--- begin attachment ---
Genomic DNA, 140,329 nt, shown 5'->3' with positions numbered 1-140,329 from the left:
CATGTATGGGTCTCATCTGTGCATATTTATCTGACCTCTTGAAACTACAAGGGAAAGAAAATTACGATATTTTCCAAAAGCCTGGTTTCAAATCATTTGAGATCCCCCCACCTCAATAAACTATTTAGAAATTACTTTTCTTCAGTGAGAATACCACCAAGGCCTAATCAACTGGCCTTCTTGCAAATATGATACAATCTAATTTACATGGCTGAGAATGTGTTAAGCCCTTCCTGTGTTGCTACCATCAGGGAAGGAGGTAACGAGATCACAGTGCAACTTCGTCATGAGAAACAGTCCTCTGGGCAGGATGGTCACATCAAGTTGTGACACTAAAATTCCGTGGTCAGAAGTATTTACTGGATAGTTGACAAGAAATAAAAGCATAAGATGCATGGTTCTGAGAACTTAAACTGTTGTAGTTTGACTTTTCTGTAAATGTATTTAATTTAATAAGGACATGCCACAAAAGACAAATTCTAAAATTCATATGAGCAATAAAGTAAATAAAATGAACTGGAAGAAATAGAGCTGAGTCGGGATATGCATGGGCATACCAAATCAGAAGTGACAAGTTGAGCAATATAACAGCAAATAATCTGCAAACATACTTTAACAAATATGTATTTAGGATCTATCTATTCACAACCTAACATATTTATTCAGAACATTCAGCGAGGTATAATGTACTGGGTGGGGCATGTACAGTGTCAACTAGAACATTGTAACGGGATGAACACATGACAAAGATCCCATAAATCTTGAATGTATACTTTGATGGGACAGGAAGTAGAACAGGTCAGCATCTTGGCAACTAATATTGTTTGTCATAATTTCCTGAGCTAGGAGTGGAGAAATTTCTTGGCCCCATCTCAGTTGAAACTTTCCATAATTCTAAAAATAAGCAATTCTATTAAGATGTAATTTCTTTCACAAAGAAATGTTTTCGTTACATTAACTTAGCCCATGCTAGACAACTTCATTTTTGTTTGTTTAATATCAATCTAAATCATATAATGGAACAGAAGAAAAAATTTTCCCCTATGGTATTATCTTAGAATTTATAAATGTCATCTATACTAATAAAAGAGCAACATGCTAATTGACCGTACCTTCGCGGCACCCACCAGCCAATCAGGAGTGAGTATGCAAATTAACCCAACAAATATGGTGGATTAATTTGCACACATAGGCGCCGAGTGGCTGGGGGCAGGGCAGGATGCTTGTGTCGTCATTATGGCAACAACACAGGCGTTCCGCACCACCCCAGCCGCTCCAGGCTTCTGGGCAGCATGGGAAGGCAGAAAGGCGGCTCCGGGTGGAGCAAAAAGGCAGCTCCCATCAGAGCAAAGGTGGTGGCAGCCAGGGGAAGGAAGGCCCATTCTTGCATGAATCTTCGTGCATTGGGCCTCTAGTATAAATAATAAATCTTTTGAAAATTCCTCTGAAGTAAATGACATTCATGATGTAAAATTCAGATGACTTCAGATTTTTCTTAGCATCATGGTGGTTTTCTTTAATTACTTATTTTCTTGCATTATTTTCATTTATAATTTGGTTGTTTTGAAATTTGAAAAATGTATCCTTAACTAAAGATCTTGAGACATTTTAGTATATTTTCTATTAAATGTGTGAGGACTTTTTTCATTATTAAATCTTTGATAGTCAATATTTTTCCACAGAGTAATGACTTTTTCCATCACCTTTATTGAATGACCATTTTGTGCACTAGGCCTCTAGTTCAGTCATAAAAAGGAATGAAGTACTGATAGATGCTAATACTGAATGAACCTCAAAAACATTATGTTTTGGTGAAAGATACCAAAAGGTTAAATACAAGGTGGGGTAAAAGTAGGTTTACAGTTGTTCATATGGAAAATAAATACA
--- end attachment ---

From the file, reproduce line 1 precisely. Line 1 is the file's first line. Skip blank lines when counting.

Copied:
Genomic DNA, 140,329 nt, shown 5'->3' with positions numbered 1-140,329 from the left: